Northern Ireland boss Michael O'Neill savouring biggest test yet against Germans
Beating World Champs would be NI's greatest triumph ever
Michael O'Neill refused to be drawn on whether beating World Cup holders Germany would be the greatest result in Northern Ireland's football history.
He may not say it, but I will. Yes, victory over the champions of the world in Paris tonight in the Euro 2016 finals would go down as the nation's finest hour and a half.
Nothing would top it, not the heroics of our 1958 World Cup side in Sweden or when Gerry Armstrong scored the winner against Spain in their own bullring in 1982. Even the famous and much celebrated David Healy-inspired 1-0 success against England at Windsor Park in 2005 would lag behind.
A win for O'Neill's men in the Parc des Princes stadium would be number one in the Northern Ireland hit parade.
And of course it would take the boys into the knockout stages of the tournament. A draw will probably do the same, or even a narrow defeat, but how O'Neill would savour a triumph in his biggest match as a manager just days after leading the team to a 2-0 victory over Ukraine - the country's first three points in the European Championship finals.
Tonight the Northern Ireland players will battle against some of the best players in the world.
O'Neill has the same challenge, taking on Joachim Low.
"I always think that the one thing you get, even as a small nation, is the opportunity to coach against some of the best in the world and I regard Joachim Low as one of the best in the world. He has won the World Cup, there are very few alive that can say that," said O'Neill.
"He has won the World Cup in South America which was massive for a European country. It has been one of most enjoyable things about international football to go against Claudio Ranieri, Fabio Capello and others.
"This is an opportunity for me and for the players to come up against the best in the world. That's what the tournament is about. We came here to test ourselves and I think we're ready to meet that test."
Right now O'Neill says his only focus is on Northern Ireland's game tomorrow and not other matches that may help his team qualify for the next stage.
He said: "The permutations aren't really that important at this moment. We've got to make sure we do everything possible to make sure we keep progression in our own hands."
In Euro qualifying the Republic of Ireland took four points from the Germans. O'Neill said he had spoken with namesake and Republic boss Martin O'Neill about those games. Martin's advice? "To get as many people behind the ball as possible!" said the younger O'Neill with a smile.
The questions were wide ranging in yesterday's press conference for O'Neill from the potential of facing hosts France in the last 16, which he would welcome, to what Brazil, beaten 7-1 by the Germans in the 2014 World Cup semi-finals, could learn from Northern Ireland. Playing to the final whistle was the reluctant reply.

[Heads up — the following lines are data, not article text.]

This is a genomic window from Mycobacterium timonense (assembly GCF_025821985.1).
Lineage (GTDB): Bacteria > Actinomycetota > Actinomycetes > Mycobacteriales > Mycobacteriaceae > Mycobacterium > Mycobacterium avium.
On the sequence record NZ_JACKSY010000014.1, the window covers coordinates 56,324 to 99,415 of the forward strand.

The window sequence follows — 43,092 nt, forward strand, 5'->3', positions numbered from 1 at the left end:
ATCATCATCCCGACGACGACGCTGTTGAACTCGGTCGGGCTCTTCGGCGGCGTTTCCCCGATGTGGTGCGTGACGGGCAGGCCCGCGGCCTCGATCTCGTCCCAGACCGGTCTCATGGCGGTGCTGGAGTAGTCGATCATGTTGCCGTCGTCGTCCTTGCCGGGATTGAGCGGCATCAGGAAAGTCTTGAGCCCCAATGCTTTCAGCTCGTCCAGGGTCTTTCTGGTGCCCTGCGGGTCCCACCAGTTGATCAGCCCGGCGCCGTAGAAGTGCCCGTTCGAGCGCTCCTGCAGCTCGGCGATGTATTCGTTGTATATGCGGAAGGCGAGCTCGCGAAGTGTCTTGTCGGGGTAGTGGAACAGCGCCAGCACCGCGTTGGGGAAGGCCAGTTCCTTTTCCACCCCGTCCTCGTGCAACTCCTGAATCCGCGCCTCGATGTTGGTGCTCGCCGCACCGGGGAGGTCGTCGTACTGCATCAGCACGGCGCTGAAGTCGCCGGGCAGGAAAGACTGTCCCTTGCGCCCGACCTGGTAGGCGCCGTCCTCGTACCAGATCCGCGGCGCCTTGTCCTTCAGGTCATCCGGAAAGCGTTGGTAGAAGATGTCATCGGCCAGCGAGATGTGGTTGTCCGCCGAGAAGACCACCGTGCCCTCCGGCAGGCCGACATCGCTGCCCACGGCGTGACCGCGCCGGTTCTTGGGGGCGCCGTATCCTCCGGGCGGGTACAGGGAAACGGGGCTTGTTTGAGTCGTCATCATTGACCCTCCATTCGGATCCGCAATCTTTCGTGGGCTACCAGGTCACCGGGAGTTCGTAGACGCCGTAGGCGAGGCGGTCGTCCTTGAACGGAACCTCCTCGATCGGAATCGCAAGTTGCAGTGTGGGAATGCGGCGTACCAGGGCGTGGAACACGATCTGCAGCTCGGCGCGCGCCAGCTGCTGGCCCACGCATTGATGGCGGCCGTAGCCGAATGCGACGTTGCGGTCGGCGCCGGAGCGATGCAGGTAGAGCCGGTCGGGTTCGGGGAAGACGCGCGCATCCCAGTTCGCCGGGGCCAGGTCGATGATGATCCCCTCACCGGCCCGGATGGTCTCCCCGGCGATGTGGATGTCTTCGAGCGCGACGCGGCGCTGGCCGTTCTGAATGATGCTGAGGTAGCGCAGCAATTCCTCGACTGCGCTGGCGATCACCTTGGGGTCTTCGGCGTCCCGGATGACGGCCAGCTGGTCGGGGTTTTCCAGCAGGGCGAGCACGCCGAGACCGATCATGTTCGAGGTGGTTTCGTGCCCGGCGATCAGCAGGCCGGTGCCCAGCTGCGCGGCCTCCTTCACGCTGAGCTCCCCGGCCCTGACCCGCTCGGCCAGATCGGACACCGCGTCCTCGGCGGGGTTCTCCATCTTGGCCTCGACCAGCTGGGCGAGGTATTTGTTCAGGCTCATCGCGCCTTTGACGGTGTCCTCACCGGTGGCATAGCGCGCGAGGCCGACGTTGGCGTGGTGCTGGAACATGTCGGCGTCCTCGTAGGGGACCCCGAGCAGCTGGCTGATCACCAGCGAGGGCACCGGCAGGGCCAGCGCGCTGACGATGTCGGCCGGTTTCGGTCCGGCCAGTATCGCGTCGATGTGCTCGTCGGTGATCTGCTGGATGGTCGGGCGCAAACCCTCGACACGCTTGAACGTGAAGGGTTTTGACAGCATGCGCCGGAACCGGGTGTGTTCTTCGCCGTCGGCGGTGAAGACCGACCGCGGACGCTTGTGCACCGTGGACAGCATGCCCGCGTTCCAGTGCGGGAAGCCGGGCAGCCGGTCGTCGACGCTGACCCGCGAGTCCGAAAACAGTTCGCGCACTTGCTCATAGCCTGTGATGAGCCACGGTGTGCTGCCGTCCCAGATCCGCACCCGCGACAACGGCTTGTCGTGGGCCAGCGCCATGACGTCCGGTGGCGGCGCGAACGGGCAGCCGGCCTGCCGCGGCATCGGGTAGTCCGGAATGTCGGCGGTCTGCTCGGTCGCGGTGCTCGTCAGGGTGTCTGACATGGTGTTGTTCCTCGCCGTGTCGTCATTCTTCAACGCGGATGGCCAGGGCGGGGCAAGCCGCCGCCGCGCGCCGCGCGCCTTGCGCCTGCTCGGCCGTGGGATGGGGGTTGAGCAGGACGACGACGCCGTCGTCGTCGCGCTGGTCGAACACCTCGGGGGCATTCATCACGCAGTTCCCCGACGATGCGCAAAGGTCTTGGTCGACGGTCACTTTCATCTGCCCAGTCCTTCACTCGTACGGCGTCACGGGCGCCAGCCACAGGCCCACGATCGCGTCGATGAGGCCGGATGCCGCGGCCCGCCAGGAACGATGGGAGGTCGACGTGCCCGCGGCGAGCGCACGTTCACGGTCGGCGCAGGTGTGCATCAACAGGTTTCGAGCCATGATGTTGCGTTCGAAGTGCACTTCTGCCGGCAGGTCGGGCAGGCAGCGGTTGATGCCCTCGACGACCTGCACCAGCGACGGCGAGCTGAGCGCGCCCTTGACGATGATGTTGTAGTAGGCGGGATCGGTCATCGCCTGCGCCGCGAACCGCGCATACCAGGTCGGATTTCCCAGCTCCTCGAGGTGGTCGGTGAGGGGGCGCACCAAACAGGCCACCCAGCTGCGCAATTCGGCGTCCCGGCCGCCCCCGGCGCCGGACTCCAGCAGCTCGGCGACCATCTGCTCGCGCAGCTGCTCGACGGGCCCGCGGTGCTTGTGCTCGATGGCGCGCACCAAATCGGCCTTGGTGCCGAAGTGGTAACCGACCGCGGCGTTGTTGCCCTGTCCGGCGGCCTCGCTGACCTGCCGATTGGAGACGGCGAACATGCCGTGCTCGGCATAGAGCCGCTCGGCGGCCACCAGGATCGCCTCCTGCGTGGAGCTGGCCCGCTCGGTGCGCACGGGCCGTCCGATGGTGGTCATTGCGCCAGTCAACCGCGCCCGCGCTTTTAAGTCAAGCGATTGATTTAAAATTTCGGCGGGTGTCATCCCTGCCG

The most important question related to what team O'Neill would select versus Germany, after making five changes from the Poland defeat to the Ukraine victory, including leaving out striker Kyle Lafferty.
Becoming Kings of Lyon last Thursday, O'Neill opted for a 4-3-3 formation. There's a strong belief in the German camp that he'll go 3-5-2 this time.
He won't be afraid to make more big calls, but if he goes for three at the back they will be Gareth McAuley, Craig Cathcart and Jonny Evans with Michael McGovern behind them. The wing-backs could be Paddy McNair and Stuart Dallas with Chris Baird, Oliver Norwood and Steven Davis in midfield. Up front Lafferty may return in attack alongside Conor Washington. Time will tell.
"A lot of people were flabbergasted by that radical change in the team but eight started against Greece when we qualified," said O'Neill.
"There's different circumstances around every game. Germany came in to prepare to play seven games, they have the luxury of doing that with the quality of their squad. We have to prepare on a game by game basis.
"We have five players who have started only one game, we're fresh, we don't feel we have to freshen the team up, it's more likely to be tactical."
O'Neill is one of the most talked about coaches at the Euros in France.
Four years ago he was also at the tournament but in a different guise, hiring a car in Poland and driving around to see Northern Ireland's upcoming World Cup opponents, Portugal and Russia. One game took him to see Portugal play the Germans in Lviv in Ukraine.
O'Neill takes up the hilarious story.
"Me and a friend hired a car in Poland. We flew from Belfast to Krakow - easyjet - and that was a great base for us," he recalled.
"But we signed an insurance waiver at the airport to say we wouldn't take the car out of Poland so when we got to the border in Ukraine we couldn't go across.
"We were a bit stuck. 'What did we do?' That border's not like Newry today, there were checkpoints and all that, loads. We'd a brainwave when we saw this bus with Germany fans. Lots of people were staying in Poland and going across to Ukraine.
"I think it was about 50-60km to Lviv and we approached this wee bus. My mate tried to explain what we were doing and who I was, so that we could get on. They didn't know who I was, I was only in the job about six months, so when we got on they started to google me and 'Northern Ireland manager' to see who I was.
"I didn't have accreditation or anything - I'd not gone through the IFA - we just wanted to go on our own steam. We'd our own tickets, I wanted to go to the tournament and sample it, see what it was about.
"I wanted to see Russia and Portugal and I saw them both twice. I saw some great games. In this tournament everywhere we go we've got police security. But that's nice, we belong in this tournament. I sampled that one, now we're in this one and we're part of it."
And O'Neill is intent on sticking around Euro 2016 for some time to come.